Back in January, Steelers star running back Le’Veon Bell claimed that if the Steelers forced him to play under the franchise tag for a second consecutive season (they tagged him for 2017), he would contemplate retirement. And after the Steelers announced this week that they would tag Bell again in 2018, he said that retirement is indeed an option on the table.
Now, I don’t believe for a second that Bell would actually walk away from the game forever. He’s young, healthy and one of the best players in the league; even if he doesn’t sign a long-term deal at exactly the annual average he seeks, he’s still got the potential to earn a boatload of money over the rest of his career. Retirement is simply not a credible threat, and the Steelers know it. Still, they will probably compromise at some point and negotiate something that works out for both sides.
I hope they do, at least. I don’t know what kind of contract Bell is demanding in his private conversations, but if it’s at all reasonable given his age and ability, the Steelers should find a way to get a deal done. In my view, the way they’ve handled his contract situation the past two seasons is incredibly unfair.
The franchise tag was designed to give teams flexibility in negotiating long-term deals with their star players, to provide a short-term solution when neither side could come to an agreement. Teams enjoy getting to keep top talent for at least another year, and players enjoy receiving one of the top salaries at their position. When used correctly, the franchise tag is something that can benefit both sides and buy them time while they try to figure out multi-year plans.
But the Bell case proves that reform is necessary. Nobody ever intended for teams to tag the same player year after year in lieu of coming to an agreement on a long-term contract. I understand that it is desirable to set up a system in which teams have the advantage in retaining their own players; the NBA accomplishes this through Bird Rights and the ability for teams to exceed the salary cap when re-signing their own players, and the NFL’s salary cap helps accomplish that same end. Still, barring some of these built-in advantages, we want free agency to be as close to a market system as possible; at the end of the day, players ought to play where they want to play and be paid what they’re worth to the market.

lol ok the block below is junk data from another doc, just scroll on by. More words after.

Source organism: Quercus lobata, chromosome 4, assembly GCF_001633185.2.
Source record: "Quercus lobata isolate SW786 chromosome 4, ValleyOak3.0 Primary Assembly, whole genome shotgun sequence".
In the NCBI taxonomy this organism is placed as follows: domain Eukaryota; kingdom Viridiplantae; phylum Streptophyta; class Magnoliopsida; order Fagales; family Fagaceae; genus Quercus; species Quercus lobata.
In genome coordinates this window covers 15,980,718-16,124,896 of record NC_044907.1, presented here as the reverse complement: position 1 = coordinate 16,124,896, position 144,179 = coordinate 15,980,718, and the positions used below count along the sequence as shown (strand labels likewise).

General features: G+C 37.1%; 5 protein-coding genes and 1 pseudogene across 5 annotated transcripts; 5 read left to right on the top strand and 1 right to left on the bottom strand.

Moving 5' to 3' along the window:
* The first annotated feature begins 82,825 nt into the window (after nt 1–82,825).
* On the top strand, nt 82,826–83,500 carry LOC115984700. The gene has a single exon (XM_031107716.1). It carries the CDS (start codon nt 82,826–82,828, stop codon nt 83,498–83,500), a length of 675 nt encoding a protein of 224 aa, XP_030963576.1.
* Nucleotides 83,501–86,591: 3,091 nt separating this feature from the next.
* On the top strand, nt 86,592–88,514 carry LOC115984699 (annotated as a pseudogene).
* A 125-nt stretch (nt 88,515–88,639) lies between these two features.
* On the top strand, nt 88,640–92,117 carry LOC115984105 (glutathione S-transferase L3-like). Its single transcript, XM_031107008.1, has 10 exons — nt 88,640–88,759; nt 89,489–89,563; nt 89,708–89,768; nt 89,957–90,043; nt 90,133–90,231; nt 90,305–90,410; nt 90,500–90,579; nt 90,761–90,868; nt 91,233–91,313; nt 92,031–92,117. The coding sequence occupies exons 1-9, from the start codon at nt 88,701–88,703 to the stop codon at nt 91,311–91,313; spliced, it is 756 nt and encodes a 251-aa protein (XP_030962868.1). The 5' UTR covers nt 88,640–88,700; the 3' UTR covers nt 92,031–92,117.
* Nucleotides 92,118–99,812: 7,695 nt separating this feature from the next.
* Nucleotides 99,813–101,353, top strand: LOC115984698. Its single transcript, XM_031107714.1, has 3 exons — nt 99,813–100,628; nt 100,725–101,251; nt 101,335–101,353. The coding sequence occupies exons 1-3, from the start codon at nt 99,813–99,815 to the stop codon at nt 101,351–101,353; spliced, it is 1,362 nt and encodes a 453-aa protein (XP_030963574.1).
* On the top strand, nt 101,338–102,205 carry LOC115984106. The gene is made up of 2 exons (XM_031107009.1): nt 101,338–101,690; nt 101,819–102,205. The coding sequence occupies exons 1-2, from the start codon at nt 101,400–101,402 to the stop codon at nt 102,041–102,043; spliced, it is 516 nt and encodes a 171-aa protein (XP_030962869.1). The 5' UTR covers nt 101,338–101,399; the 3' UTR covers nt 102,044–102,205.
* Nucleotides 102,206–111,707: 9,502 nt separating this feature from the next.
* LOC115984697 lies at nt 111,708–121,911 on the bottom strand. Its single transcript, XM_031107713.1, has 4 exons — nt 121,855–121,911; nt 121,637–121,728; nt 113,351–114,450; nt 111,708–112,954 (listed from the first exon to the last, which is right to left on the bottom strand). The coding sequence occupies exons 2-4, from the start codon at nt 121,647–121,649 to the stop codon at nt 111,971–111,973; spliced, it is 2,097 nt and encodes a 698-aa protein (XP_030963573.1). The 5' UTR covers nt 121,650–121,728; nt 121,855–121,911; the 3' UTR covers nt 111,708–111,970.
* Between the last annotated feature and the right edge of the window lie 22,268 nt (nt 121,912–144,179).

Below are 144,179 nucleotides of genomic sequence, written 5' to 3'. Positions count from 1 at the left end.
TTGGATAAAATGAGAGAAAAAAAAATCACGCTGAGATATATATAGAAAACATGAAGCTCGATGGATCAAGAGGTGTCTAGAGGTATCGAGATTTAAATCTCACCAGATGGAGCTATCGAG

What the Steelers are doing, then, is profoundly unfair. Although they’re behaving within the rules by tagging Bell in consecutive years, they’re violating the spirit of the law. The NFL should institute some sort of reform such that teams cannot tag the same player multiple years in a row. Otherwise, we run the risk of teams copying what the Steelers have done: reaping all of the reward by retaining stars at below-market prices without taking on any of the risk associated with committing to them for multiple years.
In Bell’s case, he’ll have to tough it out another year and hope he doesn’t get hurt. Hopefully his predicament spurs the NFL to do something about the current rules. If not, it’s not hard to imagine the Steelers tagging Bell yet again a year from now. Unfortunate, yes. But not terribly unlikely. As long as the rules remain the same, teams will take advantage of them and do what’s economical from their own perspective. And there’s nothing the players can do to stop them.
Contact Andrew Ziperski at ajzip ‘at’ stanford.edu